Skip to main content
Shopping Cart
cancel
HomeCLINICAL EFFICACY
Background Image URL //s3.amazonaws.com/ClubExpressClubFiles/575476/graphics/pulseimage_94281760.png

CLINICAL EFFICACY

Acupuncture Research
Over 8,000 randomized controlled trials have been conducted involving acupuncture in the last 40 years, with a significant increase in trials during the past several years.

Evidence Based Medicine (EBA)

The Acupuncture Evidence Project
The Acupuncture Evidence Project (AEP) is a landmark study commissioned by the Australian Acupuncture and Chinese Medicine Association that includes the most comprehensive reviews of research on acupuncture for 123 medical conditions.

The Acupuncture Evidence Project – A Comparative Literature Review 2017 

Acupuncture in Pain Management:
Strengths and Weaknesses of a Promising Non-Pharmacologic Therapy in the Age of the Opioid Epidemic

This position paper published in the Journal of Integrative Medicine reviews the evidence regarding acupuncture in pain management of the most common pain conditions and explores the role acupuncture could play in reducing dependency of opioids and other harmful drugs for managing pain. The paper also considers factors such as cost and availability concerns that might discourage healthcare professionals from recommending acupuncture.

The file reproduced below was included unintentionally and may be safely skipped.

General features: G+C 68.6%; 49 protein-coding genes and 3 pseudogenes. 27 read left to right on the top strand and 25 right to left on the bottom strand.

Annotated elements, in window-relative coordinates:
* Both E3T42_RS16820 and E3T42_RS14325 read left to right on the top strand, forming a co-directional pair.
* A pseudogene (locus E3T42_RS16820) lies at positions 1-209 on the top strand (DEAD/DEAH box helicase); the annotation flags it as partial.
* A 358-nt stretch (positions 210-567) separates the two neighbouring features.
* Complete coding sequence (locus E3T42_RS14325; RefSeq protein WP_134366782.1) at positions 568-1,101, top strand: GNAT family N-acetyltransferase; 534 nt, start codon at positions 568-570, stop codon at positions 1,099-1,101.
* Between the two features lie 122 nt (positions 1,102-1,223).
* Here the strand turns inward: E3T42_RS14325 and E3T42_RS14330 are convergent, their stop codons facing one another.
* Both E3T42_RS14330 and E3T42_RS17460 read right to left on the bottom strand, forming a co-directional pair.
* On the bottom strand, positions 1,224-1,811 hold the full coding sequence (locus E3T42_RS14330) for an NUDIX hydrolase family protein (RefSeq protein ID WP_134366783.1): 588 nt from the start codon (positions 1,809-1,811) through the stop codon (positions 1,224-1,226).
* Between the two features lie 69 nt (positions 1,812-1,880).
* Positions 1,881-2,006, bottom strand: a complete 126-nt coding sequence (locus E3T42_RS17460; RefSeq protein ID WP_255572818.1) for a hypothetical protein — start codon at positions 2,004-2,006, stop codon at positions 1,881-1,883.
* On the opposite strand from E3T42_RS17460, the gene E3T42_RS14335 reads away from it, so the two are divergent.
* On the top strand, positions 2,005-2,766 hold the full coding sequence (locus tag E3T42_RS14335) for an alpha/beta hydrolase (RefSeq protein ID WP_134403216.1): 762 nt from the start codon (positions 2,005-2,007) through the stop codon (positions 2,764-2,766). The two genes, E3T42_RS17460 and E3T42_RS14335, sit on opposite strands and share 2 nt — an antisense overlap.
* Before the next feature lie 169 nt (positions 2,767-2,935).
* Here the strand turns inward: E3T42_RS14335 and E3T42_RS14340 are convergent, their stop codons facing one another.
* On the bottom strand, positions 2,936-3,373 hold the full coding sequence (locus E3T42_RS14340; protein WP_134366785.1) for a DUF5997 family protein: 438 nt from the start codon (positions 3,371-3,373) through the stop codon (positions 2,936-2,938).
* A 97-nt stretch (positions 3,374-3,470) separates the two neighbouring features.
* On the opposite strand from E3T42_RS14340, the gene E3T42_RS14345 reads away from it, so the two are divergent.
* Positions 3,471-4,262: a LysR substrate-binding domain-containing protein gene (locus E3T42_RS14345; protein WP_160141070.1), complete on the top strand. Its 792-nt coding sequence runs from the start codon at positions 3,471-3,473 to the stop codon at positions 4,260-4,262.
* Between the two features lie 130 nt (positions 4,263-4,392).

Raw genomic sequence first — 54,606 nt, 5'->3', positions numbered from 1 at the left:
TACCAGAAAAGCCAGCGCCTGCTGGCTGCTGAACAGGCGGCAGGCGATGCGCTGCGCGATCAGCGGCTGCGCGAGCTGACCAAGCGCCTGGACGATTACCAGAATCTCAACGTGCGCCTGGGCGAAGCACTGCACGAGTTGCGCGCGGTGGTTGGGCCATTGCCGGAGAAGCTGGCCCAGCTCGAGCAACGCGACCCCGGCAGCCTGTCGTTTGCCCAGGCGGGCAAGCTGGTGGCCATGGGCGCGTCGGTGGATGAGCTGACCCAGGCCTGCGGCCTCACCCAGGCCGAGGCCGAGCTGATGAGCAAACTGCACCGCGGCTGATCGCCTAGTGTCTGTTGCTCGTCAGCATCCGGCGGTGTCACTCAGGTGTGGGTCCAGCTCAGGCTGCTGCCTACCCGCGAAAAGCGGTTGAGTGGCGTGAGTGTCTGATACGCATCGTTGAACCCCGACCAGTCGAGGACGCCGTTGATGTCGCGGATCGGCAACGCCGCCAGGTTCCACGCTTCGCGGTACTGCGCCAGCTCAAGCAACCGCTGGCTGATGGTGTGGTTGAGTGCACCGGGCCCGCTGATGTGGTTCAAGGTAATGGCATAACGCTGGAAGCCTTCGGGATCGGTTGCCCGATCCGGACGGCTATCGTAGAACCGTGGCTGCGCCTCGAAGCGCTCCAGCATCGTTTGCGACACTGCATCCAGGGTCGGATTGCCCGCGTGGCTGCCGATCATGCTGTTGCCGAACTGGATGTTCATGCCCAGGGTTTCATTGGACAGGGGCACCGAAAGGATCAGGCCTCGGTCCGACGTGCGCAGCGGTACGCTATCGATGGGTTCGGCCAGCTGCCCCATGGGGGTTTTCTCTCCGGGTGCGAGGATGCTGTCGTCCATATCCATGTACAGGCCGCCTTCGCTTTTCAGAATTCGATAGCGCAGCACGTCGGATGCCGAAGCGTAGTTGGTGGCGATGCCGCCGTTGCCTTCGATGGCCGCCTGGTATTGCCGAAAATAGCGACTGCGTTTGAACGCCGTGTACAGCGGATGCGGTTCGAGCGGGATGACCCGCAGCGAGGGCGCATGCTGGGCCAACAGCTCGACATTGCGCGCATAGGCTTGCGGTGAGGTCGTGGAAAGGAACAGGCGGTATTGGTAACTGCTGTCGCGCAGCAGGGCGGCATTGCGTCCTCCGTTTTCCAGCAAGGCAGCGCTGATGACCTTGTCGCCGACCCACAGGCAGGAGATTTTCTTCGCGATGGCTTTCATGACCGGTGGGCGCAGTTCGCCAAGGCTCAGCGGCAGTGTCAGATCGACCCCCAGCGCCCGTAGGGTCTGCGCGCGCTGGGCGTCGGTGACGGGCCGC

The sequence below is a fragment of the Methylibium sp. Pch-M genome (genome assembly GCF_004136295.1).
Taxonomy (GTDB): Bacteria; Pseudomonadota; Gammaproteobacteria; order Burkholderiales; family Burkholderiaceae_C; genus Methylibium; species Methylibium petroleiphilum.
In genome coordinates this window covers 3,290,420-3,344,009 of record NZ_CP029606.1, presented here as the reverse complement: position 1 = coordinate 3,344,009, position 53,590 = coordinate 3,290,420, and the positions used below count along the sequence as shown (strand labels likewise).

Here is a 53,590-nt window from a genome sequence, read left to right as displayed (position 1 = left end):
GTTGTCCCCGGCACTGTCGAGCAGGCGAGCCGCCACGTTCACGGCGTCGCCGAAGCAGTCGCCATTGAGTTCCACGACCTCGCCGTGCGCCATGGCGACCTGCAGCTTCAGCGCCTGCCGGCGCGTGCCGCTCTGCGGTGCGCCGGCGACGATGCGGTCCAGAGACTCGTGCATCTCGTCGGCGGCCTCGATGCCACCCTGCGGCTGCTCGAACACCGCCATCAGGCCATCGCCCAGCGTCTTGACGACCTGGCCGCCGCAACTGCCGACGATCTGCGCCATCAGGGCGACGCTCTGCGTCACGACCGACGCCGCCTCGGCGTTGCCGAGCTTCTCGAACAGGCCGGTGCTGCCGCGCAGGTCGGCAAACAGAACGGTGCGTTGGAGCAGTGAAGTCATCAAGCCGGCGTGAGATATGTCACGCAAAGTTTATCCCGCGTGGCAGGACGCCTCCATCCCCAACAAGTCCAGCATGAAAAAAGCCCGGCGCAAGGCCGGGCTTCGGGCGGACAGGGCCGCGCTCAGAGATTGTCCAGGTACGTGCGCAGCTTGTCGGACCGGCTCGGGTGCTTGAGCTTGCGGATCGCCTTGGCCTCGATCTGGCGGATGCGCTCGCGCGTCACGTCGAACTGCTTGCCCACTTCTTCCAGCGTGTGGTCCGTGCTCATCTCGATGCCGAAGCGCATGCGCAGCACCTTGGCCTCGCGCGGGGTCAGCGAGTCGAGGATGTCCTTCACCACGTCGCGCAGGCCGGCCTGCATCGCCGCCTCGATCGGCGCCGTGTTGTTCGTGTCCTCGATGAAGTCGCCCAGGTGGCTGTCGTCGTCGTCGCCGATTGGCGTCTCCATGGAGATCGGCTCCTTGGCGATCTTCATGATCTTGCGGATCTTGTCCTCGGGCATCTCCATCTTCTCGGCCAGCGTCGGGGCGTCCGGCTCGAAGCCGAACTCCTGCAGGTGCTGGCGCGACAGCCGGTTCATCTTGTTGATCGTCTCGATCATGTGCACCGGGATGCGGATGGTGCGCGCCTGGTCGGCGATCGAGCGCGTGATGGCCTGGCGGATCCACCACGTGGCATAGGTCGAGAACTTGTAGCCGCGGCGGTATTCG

Acupuncture in Pain Management

British Acupuncture Council Research Fact Sheets

NCCAOM Acupuncture and Oriental Medicine News and Resource Center

In 1997 the National Institutes of Health approved acupuncture as an adjunctive treatment for several conditions, including pain, nausea, carpal tunnel syndrome, and paralysis from stroke. Over 500 positive clinical trials measuring the efficacy of acupuncture have been conducted over the past three decades. In these studies, inclusion of acupuncture did not significantly escalate health care costs, perhaps decreasing costs if preventive care, whose results are hard to factor in, are included.

There are 50 systematic reviews of acupuncture in the Cochrane databases, which represent the gold standard in research reviews. Overall, the trend has been favorable, advocating for the use of acupuncture in a clinical setting as an adjunct treatment with conventional therapies where suitable (Witt et al. 2006). Favorable outcomes include acupuncture treatment for low back pain, neck pain, osteoarthritis of the knee and hip, fibromyalgia, rheumatoid arthritis, TMJ, headaches, infertility, pain and nausea in cancer patients.